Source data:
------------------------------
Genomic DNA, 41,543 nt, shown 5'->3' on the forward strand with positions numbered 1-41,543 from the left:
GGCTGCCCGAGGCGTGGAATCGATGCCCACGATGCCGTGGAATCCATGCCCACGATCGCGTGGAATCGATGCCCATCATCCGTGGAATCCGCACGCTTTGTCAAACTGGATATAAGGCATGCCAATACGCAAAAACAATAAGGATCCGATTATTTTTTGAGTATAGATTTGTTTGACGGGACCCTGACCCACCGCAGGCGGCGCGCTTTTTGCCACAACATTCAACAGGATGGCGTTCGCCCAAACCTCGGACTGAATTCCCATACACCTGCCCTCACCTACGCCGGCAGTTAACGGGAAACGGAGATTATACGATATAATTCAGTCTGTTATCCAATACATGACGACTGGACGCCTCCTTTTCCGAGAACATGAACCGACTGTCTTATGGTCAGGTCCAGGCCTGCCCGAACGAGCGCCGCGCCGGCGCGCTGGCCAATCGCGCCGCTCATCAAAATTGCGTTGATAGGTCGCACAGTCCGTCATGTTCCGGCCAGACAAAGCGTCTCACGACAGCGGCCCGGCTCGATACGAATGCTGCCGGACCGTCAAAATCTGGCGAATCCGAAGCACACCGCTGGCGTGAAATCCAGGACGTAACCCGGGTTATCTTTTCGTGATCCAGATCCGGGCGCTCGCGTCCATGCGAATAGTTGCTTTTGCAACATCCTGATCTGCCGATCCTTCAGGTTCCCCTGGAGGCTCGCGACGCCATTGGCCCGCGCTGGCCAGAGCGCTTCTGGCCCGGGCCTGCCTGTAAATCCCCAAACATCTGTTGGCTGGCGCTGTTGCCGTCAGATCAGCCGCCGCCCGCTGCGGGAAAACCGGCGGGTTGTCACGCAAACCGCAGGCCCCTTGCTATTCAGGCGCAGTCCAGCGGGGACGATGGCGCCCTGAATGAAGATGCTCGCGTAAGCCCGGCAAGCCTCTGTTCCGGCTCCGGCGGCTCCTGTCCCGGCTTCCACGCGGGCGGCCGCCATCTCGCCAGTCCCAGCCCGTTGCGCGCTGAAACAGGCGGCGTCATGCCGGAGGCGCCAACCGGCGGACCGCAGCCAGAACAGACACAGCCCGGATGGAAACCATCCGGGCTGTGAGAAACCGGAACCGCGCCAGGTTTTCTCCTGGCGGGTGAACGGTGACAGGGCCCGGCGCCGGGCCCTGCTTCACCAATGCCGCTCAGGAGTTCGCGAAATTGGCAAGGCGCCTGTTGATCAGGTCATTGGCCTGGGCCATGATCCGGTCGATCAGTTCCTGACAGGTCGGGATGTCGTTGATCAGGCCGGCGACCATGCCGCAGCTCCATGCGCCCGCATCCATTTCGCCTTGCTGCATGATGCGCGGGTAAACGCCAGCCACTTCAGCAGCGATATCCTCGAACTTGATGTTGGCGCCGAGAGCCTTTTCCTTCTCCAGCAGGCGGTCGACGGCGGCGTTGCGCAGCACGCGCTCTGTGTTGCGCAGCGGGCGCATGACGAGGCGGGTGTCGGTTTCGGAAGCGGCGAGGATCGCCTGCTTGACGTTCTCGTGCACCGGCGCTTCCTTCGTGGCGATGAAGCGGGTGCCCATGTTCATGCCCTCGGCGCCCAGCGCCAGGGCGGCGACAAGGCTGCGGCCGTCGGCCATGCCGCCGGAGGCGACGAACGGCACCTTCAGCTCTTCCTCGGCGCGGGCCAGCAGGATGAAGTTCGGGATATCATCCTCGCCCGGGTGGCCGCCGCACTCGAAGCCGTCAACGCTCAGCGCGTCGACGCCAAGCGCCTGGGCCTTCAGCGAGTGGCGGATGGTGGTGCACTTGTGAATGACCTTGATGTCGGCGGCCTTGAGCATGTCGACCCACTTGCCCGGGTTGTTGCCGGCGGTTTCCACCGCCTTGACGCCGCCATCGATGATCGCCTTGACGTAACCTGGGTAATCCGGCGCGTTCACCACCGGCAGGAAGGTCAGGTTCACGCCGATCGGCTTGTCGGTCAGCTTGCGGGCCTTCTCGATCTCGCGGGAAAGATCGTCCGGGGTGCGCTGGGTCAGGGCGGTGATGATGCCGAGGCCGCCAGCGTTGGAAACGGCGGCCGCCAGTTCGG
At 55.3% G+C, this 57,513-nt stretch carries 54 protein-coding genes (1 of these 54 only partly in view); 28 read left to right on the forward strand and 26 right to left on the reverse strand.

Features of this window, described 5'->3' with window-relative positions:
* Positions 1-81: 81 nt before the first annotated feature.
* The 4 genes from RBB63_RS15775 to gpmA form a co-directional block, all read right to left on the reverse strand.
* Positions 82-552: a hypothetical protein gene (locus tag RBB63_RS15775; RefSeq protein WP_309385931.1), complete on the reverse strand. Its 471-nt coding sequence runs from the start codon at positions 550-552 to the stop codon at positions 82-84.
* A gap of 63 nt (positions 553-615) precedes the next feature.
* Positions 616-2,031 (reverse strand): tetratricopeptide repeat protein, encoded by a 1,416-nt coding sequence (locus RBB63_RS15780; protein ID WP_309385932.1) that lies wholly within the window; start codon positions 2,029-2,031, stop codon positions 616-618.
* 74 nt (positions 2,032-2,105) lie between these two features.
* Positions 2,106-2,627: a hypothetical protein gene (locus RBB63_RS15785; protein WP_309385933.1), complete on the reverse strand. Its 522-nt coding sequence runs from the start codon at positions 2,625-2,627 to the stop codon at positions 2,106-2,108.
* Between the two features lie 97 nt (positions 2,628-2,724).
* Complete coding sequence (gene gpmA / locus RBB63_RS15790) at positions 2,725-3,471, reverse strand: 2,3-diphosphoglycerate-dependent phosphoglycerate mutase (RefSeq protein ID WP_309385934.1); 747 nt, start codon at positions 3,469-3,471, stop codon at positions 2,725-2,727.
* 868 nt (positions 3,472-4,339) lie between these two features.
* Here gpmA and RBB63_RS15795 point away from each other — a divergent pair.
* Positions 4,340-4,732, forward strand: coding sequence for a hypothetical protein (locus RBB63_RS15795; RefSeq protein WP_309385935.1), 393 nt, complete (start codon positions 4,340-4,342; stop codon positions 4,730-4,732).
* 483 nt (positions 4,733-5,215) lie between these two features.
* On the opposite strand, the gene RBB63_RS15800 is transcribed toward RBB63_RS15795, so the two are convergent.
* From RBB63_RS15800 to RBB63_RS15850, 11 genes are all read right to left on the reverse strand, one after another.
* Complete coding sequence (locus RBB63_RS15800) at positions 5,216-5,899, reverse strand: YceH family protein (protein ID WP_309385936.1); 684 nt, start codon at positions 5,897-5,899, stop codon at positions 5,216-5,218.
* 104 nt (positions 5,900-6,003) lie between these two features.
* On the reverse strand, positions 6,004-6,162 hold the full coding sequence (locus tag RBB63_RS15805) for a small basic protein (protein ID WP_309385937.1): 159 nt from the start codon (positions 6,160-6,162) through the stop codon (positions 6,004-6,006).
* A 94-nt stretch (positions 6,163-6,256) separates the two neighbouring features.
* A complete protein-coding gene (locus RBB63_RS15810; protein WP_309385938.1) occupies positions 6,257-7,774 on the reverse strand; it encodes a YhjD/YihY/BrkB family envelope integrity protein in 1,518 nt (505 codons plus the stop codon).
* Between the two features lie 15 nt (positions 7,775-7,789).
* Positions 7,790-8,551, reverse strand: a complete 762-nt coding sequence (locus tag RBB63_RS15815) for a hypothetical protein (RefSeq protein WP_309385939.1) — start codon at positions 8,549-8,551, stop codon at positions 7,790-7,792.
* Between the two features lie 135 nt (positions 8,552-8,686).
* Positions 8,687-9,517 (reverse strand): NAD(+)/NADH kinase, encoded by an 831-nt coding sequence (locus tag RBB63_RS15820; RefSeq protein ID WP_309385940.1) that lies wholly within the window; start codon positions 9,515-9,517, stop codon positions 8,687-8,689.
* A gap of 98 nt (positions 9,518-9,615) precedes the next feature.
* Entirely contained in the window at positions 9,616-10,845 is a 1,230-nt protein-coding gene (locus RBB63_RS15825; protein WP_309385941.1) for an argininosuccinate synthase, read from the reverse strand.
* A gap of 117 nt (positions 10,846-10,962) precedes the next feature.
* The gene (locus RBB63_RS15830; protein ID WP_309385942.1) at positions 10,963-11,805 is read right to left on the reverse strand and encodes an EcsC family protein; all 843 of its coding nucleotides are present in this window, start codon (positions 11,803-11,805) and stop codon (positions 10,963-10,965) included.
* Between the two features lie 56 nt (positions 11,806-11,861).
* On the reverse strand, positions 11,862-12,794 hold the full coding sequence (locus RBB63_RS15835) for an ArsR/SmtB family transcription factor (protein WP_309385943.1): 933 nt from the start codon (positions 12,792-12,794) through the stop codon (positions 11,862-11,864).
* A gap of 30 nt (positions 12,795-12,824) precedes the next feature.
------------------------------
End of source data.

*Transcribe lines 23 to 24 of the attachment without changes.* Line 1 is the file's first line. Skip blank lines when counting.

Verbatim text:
* A 94-nt stretch (positions 6,163-6,256) separates the two neighbouring features.
* A complete protein-coding gene (locus RBB63_RS15810; protein WP_309385938.1) occupies positions 6,257-7,774 on the reverse strand; it encodes a YhjD/YihY/BrkB family envelope integrity protein in 1,518 nt (505 codons plus the stop codon).